Panel OKs bill to ban licenses for illegal aliens.
SALEM - Illegal immigrants no longer would be able to obtain driver's licenses in Oregon under a bill passed by a House committee Monday.
The measure, House Bill 2608, would require an applicant to present proof of U.S. citizenship or legal residence in order for the state to issue a driver's license. Currently, the state requires only a combination of other documents - for example, a driver's license from another state, a marriage license and a W-2 pay form.
The House Transportation Committee passed the tougher standard after rejecting amendments that would have allowed illegal aliens to obtain "drive-only" versions of licenses. These licenses would have permitted them to drive, but could not have served as recognized identification by airport security or other federal agents.
Either licensing method would have brought Oregon into compliance with a federal requirement, finalized this month by Congress, mandating proof of U.S. citizenship or legal residency to get a license. The federal push came in response to the Sept. 11, 2001, terrorist attacks, in which four of the 19 hijackers used state-issued drivers licenses to board the airplanes they later crashed.
Oregon is one of nine states that allows illegal immigrants to obtain a driver's license.
Committee Chairman George Gilman, R-Medford, voted with the panel's Republican majority, which passed HB 2608 on a party-line vote. But he said he would have preferred the alternate version that allowed illegal immigrants to drive. However, he said he was convinced it could not pass in the Republican-controlled House. Gilman said it was likely that the Democrat-controlled Senate would adopt the "drive-only" version, leaving the two chambers to negotiate a final version.
Republicans have been torn between two constituencies. One is comprised of anti-immigration activists who want to halt the flow of foreigners, mainly from Mexico, who use taxpayer-financed public services, such as public education. The other group: businesses that rely on noncitizen workers for construction crews, nursery laborers and other jobs.
"I come from an agricultural area, and I can tell you there's a lot of jobs out there that U.S. citizens are reluctant to do," said Gilman, a farmer. He said the bill would be tough on illegal workers and on employers.
The workers already can't get work - legally - "and if they can't get a driver's license, they can't get (car) insurance," he said.
Rep. Terry Beyer, vice-chairwoman of the Transportation Committee, joined the panel's two other Democrats in voting against the bill.
The measure "could drive the problem deeper underground, rather than solve it," the Springfield lawmaker said.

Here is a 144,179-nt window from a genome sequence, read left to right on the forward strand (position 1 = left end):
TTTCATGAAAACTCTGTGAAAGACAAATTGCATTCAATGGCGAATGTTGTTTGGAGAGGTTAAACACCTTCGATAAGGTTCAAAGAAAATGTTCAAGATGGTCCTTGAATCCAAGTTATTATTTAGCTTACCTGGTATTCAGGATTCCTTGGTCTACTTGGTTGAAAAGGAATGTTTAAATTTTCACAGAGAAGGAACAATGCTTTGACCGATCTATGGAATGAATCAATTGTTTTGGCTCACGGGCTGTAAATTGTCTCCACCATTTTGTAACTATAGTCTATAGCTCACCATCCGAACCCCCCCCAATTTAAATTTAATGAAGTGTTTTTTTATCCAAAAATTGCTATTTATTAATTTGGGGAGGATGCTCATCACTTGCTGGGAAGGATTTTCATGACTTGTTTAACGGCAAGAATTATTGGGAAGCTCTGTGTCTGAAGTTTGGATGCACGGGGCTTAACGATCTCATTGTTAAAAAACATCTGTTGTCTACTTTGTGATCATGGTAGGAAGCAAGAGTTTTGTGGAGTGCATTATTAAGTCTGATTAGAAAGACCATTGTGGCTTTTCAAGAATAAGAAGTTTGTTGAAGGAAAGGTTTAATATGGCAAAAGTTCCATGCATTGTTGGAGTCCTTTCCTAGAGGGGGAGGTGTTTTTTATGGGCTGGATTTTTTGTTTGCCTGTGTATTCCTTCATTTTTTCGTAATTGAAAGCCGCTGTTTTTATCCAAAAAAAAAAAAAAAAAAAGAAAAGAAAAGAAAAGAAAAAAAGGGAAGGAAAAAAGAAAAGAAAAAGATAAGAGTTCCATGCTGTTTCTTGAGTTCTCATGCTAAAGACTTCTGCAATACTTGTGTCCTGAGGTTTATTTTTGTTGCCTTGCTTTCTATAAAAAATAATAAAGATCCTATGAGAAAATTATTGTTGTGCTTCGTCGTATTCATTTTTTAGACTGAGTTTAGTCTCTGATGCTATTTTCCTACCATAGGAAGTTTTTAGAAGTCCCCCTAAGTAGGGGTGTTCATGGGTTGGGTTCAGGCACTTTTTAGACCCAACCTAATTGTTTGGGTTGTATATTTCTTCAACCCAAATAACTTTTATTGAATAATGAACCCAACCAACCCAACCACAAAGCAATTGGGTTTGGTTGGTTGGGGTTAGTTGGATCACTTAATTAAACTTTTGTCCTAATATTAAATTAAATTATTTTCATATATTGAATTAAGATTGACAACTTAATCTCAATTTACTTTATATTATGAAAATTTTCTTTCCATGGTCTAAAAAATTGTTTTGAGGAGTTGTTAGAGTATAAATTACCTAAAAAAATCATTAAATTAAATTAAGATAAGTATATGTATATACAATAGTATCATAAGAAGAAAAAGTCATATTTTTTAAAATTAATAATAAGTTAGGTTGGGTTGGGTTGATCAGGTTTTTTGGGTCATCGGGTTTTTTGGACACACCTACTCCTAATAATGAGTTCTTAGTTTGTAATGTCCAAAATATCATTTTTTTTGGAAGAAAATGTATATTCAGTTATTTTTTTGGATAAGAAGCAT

Beyer said it was clear why members of the majority party retreated from the compromise version: "The Republicans who were backing it just got bombarded with calls and e-mails."
Jim Ludwick, executive director of Oregonians for Immigration Reform, said he strongly opposed the drive-only version - and made that clear to Republicans.
"You would make it legal for an illegal alien to drive to a job he doesn't legally hold because he doesn't have documentation" to be working in the United States, said Ludwick, whose group also has been lobbying lawmakers to set heightened proof-of-citizenship standards to register to vote. His group in addition has worked against a bill that would make noncitizen residents eligible for reduced "in-state" tuition rates.
Unlike those bills, the driver's license bill is one that the Legislature is under pressure to pass in some form. That's because Congress already has mandated that states set a nationwide standard, specifying forms of identification needed in order to obtain a driver's license.
States have three years to comply.
Lorna Youngs, administrator of Oregon Driver and Motor Vehicle Services, said she prefers the Legislature act this session, rather than wait until the next session, in 2007.
Currently, the state requires two "primary documents," such as a valid out-of-state driver's license or a birth certificate, or one primary document along with two "secondary documents," which could include an Oregon student body card, a W-2 pay form or a government-issued marriage license.
The new federal standard requires proof of citizenship or legal presence, such as a birth certificate issued in the United States, or naturalization or legal residency papers from the federal government. Also, the applicant would have to provide proof of a Social Security number and an address.
The additional requirements would increase the state's work load. The new processing would require the equivalent of seven full-time employees in motor vehicle services field offices, Youngs said. That would cost $460,000 in the 2007-09 biennium, the state estimates.